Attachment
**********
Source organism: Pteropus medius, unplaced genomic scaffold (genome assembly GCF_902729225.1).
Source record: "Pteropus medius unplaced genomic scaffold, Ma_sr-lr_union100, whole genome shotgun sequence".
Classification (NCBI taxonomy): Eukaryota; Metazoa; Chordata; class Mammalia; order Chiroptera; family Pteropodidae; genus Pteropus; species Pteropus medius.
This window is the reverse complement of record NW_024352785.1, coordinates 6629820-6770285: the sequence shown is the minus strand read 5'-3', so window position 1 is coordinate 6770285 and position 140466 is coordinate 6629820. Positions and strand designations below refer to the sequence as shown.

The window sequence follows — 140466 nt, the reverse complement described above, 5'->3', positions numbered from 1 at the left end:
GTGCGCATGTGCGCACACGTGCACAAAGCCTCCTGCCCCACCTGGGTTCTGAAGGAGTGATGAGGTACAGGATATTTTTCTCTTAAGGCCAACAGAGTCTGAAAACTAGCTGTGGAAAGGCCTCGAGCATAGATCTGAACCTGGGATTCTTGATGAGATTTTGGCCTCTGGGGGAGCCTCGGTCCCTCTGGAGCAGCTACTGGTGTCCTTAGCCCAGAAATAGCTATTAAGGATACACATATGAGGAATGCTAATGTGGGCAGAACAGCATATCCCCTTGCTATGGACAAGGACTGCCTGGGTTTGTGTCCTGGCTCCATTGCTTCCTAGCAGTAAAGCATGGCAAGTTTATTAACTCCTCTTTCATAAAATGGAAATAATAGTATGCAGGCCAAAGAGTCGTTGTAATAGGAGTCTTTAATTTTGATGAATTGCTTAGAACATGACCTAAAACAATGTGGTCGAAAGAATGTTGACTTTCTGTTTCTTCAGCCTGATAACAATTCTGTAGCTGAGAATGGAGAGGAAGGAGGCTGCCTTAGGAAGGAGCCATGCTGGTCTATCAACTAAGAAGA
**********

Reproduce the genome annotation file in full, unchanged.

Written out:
Source organism: Pteropus medius, unplaced genomic scaffold (genome assembly GCF_902729225.1).
Source record: "Pteropus medius unplaced genomic scaffold, Ma_sr-lr_union100, whole genome shotgun sequence".
Classification (NCBI taxonomy): Eukaryota; Metazoa; Chordata; class Mammalia; order Chiroptera; family Pteropodidae; genus Pteropus; species Pteropus medius.
This window is the reverse complement of record NW_024352785.1, coordinates 6629820-6770285: the sequence shown is the minus strand read 5'-3', so window position 1 is coordinate 6770285 and position 140466 is coordinate 6629820. Positions and strand designations below refer to the sequence as shown.

The window sequence follows — 140466 nt, the reverse complement described above, 5'->3', positions numbered from 1 at the left end:
GTGCGCATGTGCGCACACGTGCACAAAGCCTCCTGCCCCACCTGGGTTCTGAAGGAGTGATGAGGTACAGGATATTTTTCTCTTAAGGCCAACAGAGTCTGAAAACTAGCTGTGGAAAGGCCTCGAGCATAGATCTGAACCTGGGATTCTTGATGAGATTTTGGCCTCTGGGGGAGCCTCGGTCCCTCTGGAGCAGCTACTGGTGTCCTTAGCCCAGAAATAGCTATTAAGGATACACATATGAGGAATGCTAATGTGGGCAGAACAGCATATCCCCTTGCTATGGACAAGGACTGCCTGGGTTTGTGTCCTGGCTCCATTGCTTCCTAGCAGTAAAGCATGGCAAGTTTATTAACTCCTCTTTCATAAAATGGAAATAATAGTATGCAGGCCAAAGAGTCGTTGTAATAGGAGTCTTTAATTTTGATGAATTGCTTAGAACATGACCTAAAACAATGTGGTCGAAAGAATGTTGACTTTCTGTTTCTTCAGCCTGATAACAATTCTGTAGCTGAGAATGGAGAGGAAGGAGGCTGCCTTAGGAAGGAGCCATGCTGGTCTATCAACTAAGAAGA